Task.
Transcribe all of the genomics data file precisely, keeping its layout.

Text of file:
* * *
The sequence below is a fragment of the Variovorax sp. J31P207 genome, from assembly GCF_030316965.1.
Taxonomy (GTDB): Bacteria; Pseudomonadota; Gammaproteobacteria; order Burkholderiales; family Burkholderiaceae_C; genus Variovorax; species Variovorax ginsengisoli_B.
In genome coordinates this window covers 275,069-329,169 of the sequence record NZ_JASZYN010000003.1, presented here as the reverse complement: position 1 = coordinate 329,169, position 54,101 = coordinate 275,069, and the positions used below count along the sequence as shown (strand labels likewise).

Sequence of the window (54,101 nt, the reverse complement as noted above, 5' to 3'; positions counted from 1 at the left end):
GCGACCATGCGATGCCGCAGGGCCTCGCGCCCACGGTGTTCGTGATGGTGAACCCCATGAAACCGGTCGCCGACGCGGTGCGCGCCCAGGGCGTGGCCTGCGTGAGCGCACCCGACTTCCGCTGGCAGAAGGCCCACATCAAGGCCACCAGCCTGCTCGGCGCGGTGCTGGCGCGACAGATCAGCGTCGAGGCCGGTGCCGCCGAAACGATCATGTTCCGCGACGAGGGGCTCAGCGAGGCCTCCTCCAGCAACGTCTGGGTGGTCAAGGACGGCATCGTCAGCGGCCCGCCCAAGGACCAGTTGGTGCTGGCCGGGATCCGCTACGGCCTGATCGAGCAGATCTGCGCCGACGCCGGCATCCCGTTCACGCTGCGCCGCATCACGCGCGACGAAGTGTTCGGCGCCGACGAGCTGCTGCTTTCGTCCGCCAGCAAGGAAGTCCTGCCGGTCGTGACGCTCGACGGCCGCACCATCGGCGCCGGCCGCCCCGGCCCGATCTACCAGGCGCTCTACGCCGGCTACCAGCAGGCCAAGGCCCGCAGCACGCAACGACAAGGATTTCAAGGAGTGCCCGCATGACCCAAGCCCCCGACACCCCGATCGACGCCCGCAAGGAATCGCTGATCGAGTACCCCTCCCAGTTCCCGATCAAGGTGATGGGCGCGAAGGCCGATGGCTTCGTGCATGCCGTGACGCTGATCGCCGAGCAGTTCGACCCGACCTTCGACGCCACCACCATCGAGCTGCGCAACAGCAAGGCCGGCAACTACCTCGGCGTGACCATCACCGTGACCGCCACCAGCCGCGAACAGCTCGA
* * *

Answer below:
The sequence below is a fragment of the Variovorax sp. J31P207 genome, from assembly GCF_030316965.1.
Taxonomy (GTDB): Bacteria; Pseudomonadota; Gammaproteobacteria; order Burkholderiales; family Burkholderiaceae_C; genus Variovorax; species Variovorax ginsengisoli_B.
In genome coordinates this window covers 275,069-329,169 of the sequence record NZ_JASZYN010000003.1, presented here as the reverse complement: position 1 = coordinate 329,169, position 54,101 = coordinate 275,069, and the positions used below count along the sequence as shown (strand labels likewise).

Sequence of the window (54,101 nt, the reverse complement as noted above, 5' to 3'; positions counted from 1 at the left end):
GCGACCATGCGATGCCGCAGGGCCTCGCGCCCACGGTGTTCGTGATGGTGAACCCCATGAAACCGGTCGCCGACGCGGTGCGCGCCCAGGGCGTGGCCTGCGTGAGCGCACCCGACTTCCGCTGGCAGAAGGCCCACATCAAGGCCACCAGCCTGCTCGGCGCGGTGCTGGCGCGACAGATCAGCGTCGAGGCCGGTGCCGCCGAAACGATCATGTTCCGCGACGAGGGGCTCAGCGAGGCCTCCTCCAGCAACGTCTGGGTGGTCAAGGACGGCATCGTCAGCGGCCCGCCCAAGGACCAGTTGGTGCTGGCCGGGATCCGCTACGGCCTGATCGAGCAGATCTGCGCCGACGCCGGCATCCCGTTCACGCTGCGCCGCATCACGCGCGACGAAGTGTTCGGCGCCGACGAGCTGCTGCTTTCGTCCGCCAGCAAGGAAGTCCTGCCGGTCGTGACGCTCGACGGCCGCACCATCGGCGCCGGCCGCCCCGGCCCGATCTACCAGGCGCTCTACGCCGGCTACCAGCAGGCCAAGGCCCGCAGCACGCAACGACAAGGATTTCAAGGAGTGCCCGCATGACCCAAGCCCCCGACACCCCGATCGACGCCCGCAAGGAATCGCTGATCGAGTACCCCTCCCAGTTCCCGATCAAGGTGATGGGCGCGAAGGCCGATGGCTTCGTGCATGCCGTGACGCTGATCGCCGAGCAGTTCGACCCGACCTTCGACGCCACCACCATCGAGCTGCGCAACAGCAAGGCCGGCAACTACCTCGGCGTGACCATCACCGTGACCGCCACCAGCCGCGAACAGCTCGA